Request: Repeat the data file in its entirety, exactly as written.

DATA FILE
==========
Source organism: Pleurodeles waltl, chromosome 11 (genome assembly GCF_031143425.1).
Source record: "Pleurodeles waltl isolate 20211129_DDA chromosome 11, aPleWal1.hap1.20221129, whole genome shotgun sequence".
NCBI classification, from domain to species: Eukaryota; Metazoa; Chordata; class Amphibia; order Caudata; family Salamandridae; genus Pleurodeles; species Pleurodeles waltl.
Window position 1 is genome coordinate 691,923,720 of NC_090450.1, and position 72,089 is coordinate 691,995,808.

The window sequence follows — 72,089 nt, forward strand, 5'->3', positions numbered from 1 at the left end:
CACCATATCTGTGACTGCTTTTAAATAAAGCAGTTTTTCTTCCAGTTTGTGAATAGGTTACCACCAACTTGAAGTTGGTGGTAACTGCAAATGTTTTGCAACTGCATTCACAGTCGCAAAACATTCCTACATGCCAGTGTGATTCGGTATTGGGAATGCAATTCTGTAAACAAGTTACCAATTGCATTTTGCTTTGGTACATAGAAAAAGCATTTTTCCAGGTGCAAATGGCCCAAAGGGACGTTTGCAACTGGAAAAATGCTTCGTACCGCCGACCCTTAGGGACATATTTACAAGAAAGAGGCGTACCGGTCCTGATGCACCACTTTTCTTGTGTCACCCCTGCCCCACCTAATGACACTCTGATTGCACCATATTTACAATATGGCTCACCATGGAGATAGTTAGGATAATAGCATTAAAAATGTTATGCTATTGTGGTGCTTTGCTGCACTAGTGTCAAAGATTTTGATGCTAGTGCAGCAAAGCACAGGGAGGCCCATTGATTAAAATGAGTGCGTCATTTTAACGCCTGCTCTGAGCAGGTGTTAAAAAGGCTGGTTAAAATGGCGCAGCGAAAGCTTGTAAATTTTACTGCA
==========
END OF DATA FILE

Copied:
Source organism: Pleurodeles waltl, chromosome 11 (genome assembly GCF_031143425.1).
Source record: "Pleurodeles waltl isolate 20211129_DDA chromosome 11, aPleWal1.hap1.20221129, whole genome shotgun sequence".
NCBI classification, from domain to species: Eukaryota; Metazoa; Chordata; class Amphibia; order Caudata; family Salamandridae; genus Pleurodeles; species Pleurodeles waltl.
Window position 1 is genome coordinate 691,923,720 of NC_090450.1, and position 72,089 is coordinate 691,995,808.

The window sequence follows — 72,089 nt, forward strand, 5'->3', positions numbered from 1 at the left end:
CACCATATCTGTGACTGCTTTTAAATAAAGCAGTTTTTCTTCCAGTTTGTGAATAGGTTACCACCAACTTGAAGTTGGTGGTAACTGCAAATGTTTTGCAACTGCATTCACAGTCGCAAAACATTCCTACATGCCAGTGTGATTCGGTATTGGGAATGCAATTCTGTAAACAAGTTACCAATTGCATTTTGCTTTGGTACATAGAAAAAGCATTTTTCCAGGTGCAAATGGCCCAAAGGGACGTTTGCAACTGGAAAAATGCTTCGTACCGCCGACCCTTAGGGACATATTTACAAGAAAGAGGCGTACCGGTCCTGATGCACCACTTTTCTTGTGTCACCCCTGCCCCACCTAATGACACTCTGATTGCACCATATTTACAATATGGCTCACCATGGAGATAGTTAGGATAATAGCATTAAAAATGTTATGCTATTGTGGTGCTTTGCTGCACTAGTGTCAAAGATTTTGATGCTAGTGCAGCAAAGCACAGGGAGGCCCATTGATTAAAATGAGTGCGTCATTTTAACGCCTGCTCTGAGCAGGTGTTAAAAAGGCTGGTTAAAATGGCGCAGCGAAAGCTTGTAAATTTTACTGCA